The majority of novels I read are by women, and many of my favorite authors are female. Jane Austen, Mary Shelley, the Bronte sisters, George Eliot, Edith Wharton, Colette, Willa Cather, L.M. Montgomery, Daphne du Maurier, Elsa Morante, Carson McCullers, Toni Morrison, A.S. Byatt, Margaret Atwood, Isabel Allende, Octavia E. Butler, Barbara Kingsolver, Donna Tartt, J.K. Rowling, Liane Moriarty, Jhumpa Lahiri, Zadie Smith, etc., etc.
So it is with some reluctance that I’m about to discuss female villains in fiction. One reason for this week’s choice of topic is recently reading a novel (The Shipping News) with a rather nasty woman in its cast. Also on my mind is U.S. Secretary of Education Betsy DeVos, who is among the Trump administration cabinet members almost as awful as Trump himself — which is saying something.
(Heck, just a few of billionaire Betsy’s evil stances include trying to financially gut America’s public-education system, her support of guns in schools, her attempt to end government funding of the Special Olympics, her weakening of protections for victims of sexual assault, her weakening of protections for transgender students, her backing of for-profit colleges that have defrauded countless students, and so on.)
While I don’t have the numbers to prove it (if they even exist), there seem to be many more male villains than female villains in literature — not surprising given the personalities of too many men. For instance, E. Annie Proulx’s compelling Accordion Crimes — which I just read — focuses on the various players of that musical instrument over many decades, and many of them are brutish males.
But there are certainly enough female villains in various novels to do a blog post about them, so here goes…
Another Proulx novel — her appealingly quirky The Shipping News — has a secondary character (Petal) who’s as mean as can be. She resumes sleeping with many men a month after marrying the book’s awkward-but-well-meaning protagonist Quoyle (even doing that in the marital home while her husband is in the next room) and then ups the depravity by sneaking off with their two young daughters AND SELLING THEM. No wonder Quoyle leaves the U.S. for Newfoundland after Petal’s early-in-the-book death…
Another fictional woman from hell is Cathy Ames of John Steinbeck’s East of Eden. She abandons the children she had with the hapless Adam Trask (though there’s some question of whether the father is Adam’s half-brother Charles) and gives Adam the good-bye present of shooting him. Cathy then becomes a prostitute before opening her own brothel known for sexual sadism. Too bad she lived too long ago to become a welcomed member of Trump’s cabinet.
There’s also the emotionally distant, self-centered, daughter-abandoning Gauri in Jhumpa Lahiri’s The Lowland — though I should add right here that MANY more fathers than mothers abandon their children in fiction, and in real life.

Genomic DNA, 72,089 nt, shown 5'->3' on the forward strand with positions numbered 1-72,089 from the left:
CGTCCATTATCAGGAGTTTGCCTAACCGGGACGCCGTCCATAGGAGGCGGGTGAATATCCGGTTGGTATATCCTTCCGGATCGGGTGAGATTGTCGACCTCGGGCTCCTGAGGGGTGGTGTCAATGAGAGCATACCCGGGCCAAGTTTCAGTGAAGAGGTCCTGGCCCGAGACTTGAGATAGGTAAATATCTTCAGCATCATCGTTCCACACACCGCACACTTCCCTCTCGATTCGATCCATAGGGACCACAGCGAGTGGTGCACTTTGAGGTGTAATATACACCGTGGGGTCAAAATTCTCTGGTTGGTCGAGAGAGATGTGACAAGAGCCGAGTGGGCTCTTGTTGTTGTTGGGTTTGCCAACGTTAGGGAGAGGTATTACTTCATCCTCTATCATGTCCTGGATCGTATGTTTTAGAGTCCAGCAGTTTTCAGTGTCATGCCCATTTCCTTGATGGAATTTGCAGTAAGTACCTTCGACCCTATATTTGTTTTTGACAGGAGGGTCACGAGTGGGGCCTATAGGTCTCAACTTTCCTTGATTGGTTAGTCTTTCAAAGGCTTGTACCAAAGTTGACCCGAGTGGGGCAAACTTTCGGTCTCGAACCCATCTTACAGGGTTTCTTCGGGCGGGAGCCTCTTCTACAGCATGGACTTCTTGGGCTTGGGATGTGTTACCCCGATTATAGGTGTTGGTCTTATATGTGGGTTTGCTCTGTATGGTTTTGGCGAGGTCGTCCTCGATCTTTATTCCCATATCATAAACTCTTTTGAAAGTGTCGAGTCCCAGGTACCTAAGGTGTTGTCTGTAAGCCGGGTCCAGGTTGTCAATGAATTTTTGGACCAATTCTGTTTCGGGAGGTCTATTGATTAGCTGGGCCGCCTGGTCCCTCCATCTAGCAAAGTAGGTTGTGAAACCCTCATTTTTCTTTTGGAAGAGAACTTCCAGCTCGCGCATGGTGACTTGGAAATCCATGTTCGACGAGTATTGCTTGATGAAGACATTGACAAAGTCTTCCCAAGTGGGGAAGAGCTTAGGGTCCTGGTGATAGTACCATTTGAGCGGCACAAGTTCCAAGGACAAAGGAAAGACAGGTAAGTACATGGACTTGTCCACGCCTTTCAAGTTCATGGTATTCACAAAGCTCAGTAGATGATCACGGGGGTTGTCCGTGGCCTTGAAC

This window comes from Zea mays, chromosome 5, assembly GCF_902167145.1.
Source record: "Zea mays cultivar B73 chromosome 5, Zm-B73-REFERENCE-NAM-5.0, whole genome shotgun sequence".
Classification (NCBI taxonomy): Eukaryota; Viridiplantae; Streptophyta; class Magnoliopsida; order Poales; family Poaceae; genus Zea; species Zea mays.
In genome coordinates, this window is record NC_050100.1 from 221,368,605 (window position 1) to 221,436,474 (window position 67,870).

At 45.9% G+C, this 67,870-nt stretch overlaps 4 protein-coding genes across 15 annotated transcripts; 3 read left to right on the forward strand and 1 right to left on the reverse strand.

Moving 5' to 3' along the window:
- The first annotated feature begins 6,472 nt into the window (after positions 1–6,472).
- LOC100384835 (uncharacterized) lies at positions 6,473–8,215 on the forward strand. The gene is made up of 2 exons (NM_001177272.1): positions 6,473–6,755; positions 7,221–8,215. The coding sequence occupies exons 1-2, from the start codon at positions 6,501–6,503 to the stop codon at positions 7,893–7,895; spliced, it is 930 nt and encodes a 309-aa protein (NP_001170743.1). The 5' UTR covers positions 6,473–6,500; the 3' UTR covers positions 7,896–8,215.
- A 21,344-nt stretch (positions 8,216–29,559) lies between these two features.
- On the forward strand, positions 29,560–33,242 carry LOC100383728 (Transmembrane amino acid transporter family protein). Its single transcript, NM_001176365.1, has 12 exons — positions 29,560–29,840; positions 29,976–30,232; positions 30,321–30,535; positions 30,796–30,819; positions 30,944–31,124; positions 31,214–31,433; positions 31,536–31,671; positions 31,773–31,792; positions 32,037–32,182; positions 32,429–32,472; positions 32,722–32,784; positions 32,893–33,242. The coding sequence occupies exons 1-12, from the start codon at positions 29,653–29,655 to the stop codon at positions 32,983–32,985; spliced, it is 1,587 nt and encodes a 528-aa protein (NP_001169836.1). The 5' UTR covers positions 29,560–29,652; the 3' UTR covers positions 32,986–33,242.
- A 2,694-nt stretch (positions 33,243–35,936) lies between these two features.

Going back to 19th-century novels, we have Sarah Reed — the aunt of the title character in Charlotte Bronte’s Jane Eyre. Sarah is abusive toward her orphaned niece when Jane comes to live in the Reed household, and she eventually ships Jane off to the hellish Lowood school after first falsely maligning her character to the despicable religious hypocrite of a director there (who’s a male — the wealthy Mr. Brocklehurst).
There’s also the criminal Lydia Gwilt in Wilkie Collins’ 1866 novel Armadale. But like a number of “villainesses” in literature, the brainy Lydia has some good in her. We’re left with the certainty that if life had given her some breaks, she would have become a much better person.
Returning to 20th-century literature, we have The Wicked Witch of the West in L. Frank Baum’s The Wonderful Wizard of Oz (there might have been a movie version of that novel 🙂 ), the cruel/amoral social climber Undine Spragg in Edith Wharton’s The Custom of the Country, the tyrannically passive-aggressive Nurse Ratched in Ken Kesey’s One Flew Over the Cuckoo’s Nest, the sadistic/psychotic/author-capturing Annie Wilkes in Stephen King’s Misery, the tries-to-wreck-the-lives-of-her-friends Zenia in Margaret Atwood’s The Robber Bride, the very problematic Cersei Lannister in George R.R. Martin’s A Game of Thrones and its sequels, and the fake-sweet-on-the-outside-but-sadistic-to-the-core Dolores Umbridge (pictured atop this blog post) in J.K. Rowling’s Harry Potter series.
Who are some of your “favorite” malicious female characters in literature?
My literary-trivia book is described and can be purchased here: Fascinating Facts About Famous Fiction Authors and the Greatest Novels of All Time.
In addition to this weekly blog, I write the award-winning “Montclairvoyant” topical-humor column for Baristanet.com. The latest weekly piece — about my town’s mixed record as an “arts destination” — is here.